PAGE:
A former insurance agent for Sun Life Financial (“Sun Life”), Paul Disidoro, 64, of Georgetown, Mass., pleaded guilty December 8, 2015, in Federal Court in Boston to evading income taxes on the more than $470,000 that he stole from three of his insurance clients.
Under federal tax law, Mr. Disidoro had to report the funds he embezzled from his clients on his federal income tax returns. The information filed by the U.S. Attorney alleged that Mr. Disidoro evaded $144,000 in taxes by not reporting his criminal conversions of his insurance clients’ funds.
Could be sentenced to five years in jail and fined $250,000
U.S. District Judge William G. Young, who accepted Mr. Disidoro’s guilty plea, scheduled sentencing for March 8, 2016.
The charge of tax evasion, to which Mr. Disidoro pleaded guilty, allows for a sentence of up to five years in prison, three years of supervised release, a fine of $250,000, or twice the gross gain or loss, whichever is greater.
Under plea agreement U.S. Attorney may appeal any prison sentence under 21 months
In Mr. Disidoro’s case, before pleading guilty, he entered into a written plea agreement with the United States Attorney that was filed in court on November 30, 2015. As a part of the plea agreement Mr. Disidoro stated that he, “…expressly and unequivocally admits that he committed the crime charged [tax evasion on stolen insurance funds], did so knowingly and willfully, and is in fact guilty of this offense.”
In exchange, for Mr. Disidoro’s acceptance of responsibility for his crime, the U.S. Attorney agreed to recommend, at his sentence hearing, incarceration at the low end of the federal sentencing guideline range of twenty-one months. While a judge can deviate downward from the statutorily mandated Sentence Guidelines, the U.S. Attorney did reserve the right to appeal any sentence that did not require Mr. Disidoro to serve less than twenty-one months.
The plea agreement and the recommendation made under the plea agreement are not legally binding on the Federal Judge. Within the maximum sentence allowed under the applicable law, the sentence to be imposed is within the sole discretion of Judge Young. However, as a practical matter, most judges do not materially deviate from the recommendation of the parties under the Guidelines without good reason.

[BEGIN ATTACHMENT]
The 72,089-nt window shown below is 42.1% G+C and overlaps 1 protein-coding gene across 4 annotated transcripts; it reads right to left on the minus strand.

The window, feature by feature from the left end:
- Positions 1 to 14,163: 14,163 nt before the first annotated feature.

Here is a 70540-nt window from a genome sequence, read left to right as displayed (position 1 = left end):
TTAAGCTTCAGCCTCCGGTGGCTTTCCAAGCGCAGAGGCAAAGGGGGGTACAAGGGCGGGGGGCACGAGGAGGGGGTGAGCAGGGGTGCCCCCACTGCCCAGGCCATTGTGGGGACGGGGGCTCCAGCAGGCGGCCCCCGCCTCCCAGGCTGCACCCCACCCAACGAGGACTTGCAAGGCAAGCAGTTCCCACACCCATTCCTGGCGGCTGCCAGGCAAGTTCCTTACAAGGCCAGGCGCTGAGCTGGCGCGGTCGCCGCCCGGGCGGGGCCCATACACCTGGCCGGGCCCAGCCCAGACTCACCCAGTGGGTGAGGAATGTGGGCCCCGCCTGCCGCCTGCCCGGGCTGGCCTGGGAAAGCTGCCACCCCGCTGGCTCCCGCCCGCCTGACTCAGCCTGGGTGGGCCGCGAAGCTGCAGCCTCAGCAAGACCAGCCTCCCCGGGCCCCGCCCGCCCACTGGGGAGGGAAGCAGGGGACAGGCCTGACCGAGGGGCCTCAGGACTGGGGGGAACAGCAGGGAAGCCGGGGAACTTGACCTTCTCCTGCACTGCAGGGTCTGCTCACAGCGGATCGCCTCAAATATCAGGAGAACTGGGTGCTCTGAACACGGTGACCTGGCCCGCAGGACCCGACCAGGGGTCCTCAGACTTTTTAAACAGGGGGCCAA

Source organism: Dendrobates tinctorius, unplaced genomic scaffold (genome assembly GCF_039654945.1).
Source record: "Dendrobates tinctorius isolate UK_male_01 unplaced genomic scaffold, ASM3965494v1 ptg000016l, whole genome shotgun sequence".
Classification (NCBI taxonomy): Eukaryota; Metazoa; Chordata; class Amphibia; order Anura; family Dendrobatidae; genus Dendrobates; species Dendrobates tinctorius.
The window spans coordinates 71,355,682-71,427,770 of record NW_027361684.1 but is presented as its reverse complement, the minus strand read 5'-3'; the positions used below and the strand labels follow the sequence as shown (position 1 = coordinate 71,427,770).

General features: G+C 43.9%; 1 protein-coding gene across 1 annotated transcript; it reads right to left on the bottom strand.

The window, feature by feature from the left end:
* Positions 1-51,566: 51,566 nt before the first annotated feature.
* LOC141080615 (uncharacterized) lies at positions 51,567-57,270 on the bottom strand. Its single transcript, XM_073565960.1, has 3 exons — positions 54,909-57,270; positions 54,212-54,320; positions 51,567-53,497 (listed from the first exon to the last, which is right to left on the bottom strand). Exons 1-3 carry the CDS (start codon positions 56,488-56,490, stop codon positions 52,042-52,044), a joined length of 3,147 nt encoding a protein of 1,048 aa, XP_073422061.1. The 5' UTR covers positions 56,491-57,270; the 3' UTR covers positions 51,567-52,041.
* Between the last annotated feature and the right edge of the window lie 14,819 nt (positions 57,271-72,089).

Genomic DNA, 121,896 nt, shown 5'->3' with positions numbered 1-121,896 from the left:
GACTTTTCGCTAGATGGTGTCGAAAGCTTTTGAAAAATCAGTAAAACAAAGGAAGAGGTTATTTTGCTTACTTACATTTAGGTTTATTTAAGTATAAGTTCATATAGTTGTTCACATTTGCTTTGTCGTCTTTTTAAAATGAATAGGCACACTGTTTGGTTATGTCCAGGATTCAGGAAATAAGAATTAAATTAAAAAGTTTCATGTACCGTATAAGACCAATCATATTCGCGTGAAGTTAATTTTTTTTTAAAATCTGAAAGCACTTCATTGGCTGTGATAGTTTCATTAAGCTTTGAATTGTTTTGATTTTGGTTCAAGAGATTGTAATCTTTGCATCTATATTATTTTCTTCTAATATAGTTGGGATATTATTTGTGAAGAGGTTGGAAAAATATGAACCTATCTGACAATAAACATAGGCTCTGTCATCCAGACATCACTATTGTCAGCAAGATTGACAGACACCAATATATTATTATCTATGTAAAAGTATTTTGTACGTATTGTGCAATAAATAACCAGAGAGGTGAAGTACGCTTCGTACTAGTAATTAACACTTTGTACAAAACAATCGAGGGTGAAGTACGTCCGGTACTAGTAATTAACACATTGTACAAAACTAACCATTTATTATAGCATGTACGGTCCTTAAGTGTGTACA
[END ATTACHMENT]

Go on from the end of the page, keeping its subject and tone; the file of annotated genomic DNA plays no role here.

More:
Order of restitution to IRS and to victims
In addition to a jail sentence, the plea agreement will have Mr. Disidoro and the U.S. Attorney recommending to Judge Young that he impose as restitution an order for Mr. Disidoro to pay:
- “$143,209 to the Internal Revenue Service…in tax loss for tax years 2007 through 2010, which does not include interest and penalties;
- $470,597 to Defendant’s three former insurance clients from whom Defendant embezzled funds and on which the tax loss is computed.”
Income tax returns for embezzled funds will have to be reported under plea agreement
The criminal charge for income tax evasion to which Mr. Disidoro pleaded guilty resulted from the Internal Revenue Code requirement that money acquired by fraud, such as, in Mr. Disidoro’s case embezzlement, be reported as income for which a tax must be paid.
The investigation conducted by the Internal Revenue Service found that, between 2007 and 2010, Mr. Disidoro did not report as income on his tax returns the $470,597 that he stole from his insurance clients.
Besides not getting away with this embezzlement, Mr. Disidoro also did not get away with filing inaccurate income tax returns.
As part of the plea agreement with the U.S. Attorney, Mr. Disidoro will be required, in addition to any jail time, supervised release, fines, prosecution costs and restitution to the three victims, to:
- file accurate and complete tax returns for those years for which returns were not filed or for which inaccurate returns were filed; and
- make a good faith effort to pay all delinquent and additional taxes, interest, and penalties.
Convinced victims to give him control over accounts and annuities
Mr. Disidoro could steal his clients’ funds because he was their trusted advisor.